JPMorgan’s $2 Billion Loss: A Case for Regulation?
By Randall Holcombe • Monday May 21, 2012 12:08 PM PDT •
When JPMorgan announced it had sustained a $2 billion trading loss a few weeks ago, some commentators, including Paul Krugman, argued that their irresponsible investing was more evidence that we need stronger financial regulation. The evidence in the JPM case actually shows the opposite.
Krugman’s column presents the arguments on both sides. The correct argument, which Krugman acknowledges, is that the loss was entirely borne by JPM and their shareholders. They took the risk; they took the loss. That’s how markets are supposed to work.
I’ll go on to add that unless people take risks, economic progress will come to a halt. So the fact that people are willing to take risks is good for the economy, and the fact that in this case the bad outcome for the risk takers involved only their loss sends a signal to others to weigh carefully the risk against the return. The bottom line is that risk-taking is beneficial to the economy, and the incentives are correct in cases like this when losses are borne entirely by those who took on the risk.
Krugman’s argument that this case shows the desirability of more regulation relies entirely on hypothetical events that didn’t happen. He conjectures that if the losses had been bigger in this “too big to fail” bank, taxpayers would have been on the hook for those losses. I have some sympathy for this argument, in that if the bank’s deposits are covered by federal deposit insurance, and that if the bank is “too big to fail” so would be bailed out by taxpayers, there is a case to be made for regulation to limit the risks shifted to taxpayers. Or, there is a case to be made to eliminate the “too big to fail” status and let future financial firms follow in the steps of Lehman Brothers—which Krugman does not consider.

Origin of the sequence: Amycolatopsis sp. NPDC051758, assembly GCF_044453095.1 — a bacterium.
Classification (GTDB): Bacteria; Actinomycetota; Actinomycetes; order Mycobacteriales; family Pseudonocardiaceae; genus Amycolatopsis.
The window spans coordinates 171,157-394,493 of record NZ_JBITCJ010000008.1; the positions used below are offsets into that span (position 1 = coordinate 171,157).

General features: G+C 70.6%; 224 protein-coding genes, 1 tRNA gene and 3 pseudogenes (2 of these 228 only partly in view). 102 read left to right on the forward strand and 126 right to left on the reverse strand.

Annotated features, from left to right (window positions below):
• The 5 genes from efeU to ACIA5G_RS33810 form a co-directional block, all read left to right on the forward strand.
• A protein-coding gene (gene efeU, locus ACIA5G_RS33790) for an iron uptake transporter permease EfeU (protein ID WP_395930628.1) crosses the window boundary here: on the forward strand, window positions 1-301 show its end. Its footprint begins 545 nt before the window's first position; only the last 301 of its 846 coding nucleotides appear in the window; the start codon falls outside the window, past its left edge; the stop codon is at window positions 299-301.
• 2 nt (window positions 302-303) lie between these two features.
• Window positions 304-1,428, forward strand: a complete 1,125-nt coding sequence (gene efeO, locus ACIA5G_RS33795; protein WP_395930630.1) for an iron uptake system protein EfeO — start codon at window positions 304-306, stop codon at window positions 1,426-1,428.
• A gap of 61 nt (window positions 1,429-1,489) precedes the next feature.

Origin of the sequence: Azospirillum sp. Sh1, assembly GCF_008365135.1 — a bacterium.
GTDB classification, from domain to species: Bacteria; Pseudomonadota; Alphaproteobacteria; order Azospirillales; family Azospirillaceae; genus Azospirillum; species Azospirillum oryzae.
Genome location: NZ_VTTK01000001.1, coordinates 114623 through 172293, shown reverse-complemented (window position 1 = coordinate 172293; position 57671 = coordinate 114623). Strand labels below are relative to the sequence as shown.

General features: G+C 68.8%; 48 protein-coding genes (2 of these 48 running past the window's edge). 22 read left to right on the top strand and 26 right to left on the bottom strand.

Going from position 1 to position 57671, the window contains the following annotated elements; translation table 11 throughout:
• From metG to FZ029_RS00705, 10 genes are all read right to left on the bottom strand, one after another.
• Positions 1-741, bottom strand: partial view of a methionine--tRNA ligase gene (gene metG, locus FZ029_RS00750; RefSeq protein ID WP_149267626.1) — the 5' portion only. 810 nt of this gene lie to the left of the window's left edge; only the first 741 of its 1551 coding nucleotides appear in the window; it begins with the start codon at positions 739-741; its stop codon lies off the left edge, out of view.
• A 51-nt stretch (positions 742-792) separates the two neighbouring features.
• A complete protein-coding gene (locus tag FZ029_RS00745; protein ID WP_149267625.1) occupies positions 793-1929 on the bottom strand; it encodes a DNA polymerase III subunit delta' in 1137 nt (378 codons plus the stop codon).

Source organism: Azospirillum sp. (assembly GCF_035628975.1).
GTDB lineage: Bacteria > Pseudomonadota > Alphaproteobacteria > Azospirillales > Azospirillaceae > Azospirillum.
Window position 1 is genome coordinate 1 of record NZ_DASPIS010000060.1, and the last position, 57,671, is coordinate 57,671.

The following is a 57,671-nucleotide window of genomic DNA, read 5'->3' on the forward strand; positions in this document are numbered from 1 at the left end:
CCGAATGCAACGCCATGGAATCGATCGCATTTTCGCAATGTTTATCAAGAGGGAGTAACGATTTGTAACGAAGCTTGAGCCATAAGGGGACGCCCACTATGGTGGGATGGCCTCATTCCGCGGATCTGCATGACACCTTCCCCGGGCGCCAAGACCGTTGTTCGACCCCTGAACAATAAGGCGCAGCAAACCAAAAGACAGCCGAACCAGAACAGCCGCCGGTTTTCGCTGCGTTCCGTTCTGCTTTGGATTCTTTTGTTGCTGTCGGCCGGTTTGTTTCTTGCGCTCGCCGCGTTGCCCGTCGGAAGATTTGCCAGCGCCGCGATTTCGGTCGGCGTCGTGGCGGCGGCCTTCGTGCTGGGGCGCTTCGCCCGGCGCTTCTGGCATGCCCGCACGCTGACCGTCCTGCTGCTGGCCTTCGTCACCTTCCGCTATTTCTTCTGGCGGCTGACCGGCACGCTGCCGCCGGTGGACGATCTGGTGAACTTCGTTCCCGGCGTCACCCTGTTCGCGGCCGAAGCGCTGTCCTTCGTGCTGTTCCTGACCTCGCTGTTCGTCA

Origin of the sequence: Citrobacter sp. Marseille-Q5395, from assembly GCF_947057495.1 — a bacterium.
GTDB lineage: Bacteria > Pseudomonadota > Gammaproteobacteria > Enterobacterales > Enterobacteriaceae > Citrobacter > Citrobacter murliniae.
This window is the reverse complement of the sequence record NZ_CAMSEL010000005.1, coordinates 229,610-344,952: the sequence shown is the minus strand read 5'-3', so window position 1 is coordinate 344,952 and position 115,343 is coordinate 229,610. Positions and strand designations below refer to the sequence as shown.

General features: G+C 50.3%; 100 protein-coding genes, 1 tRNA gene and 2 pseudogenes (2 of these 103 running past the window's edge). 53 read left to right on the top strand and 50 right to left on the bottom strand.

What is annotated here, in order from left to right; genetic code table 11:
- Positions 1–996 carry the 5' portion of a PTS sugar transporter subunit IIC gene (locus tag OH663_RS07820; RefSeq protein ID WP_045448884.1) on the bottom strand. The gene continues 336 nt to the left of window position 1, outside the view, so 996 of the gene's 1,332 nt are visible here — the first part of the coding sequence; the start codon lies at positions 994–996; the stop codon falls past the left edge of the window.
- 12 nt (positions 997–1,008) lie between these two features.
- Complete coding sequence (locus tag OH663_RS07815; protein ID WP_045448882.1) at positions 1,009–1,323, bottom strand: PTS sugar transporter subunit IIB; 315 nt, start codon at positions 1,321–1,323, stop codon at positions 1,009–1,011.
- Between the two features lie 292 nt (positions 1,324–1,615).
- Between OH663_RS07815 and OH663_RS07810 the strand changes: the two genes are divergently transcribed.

But, Krugman’s argument is based on hypothetical events that did not occur. The JPMorgan case provides no evidence that more regulation is desirable, because none of the bad things Krugman hypothesized could happen did happen. The market worked as it should have, and the people who bore the losses were the people who should have borne them. The JPMorgan case provides evidence against Krugman’s pro-regulation argument, not for it.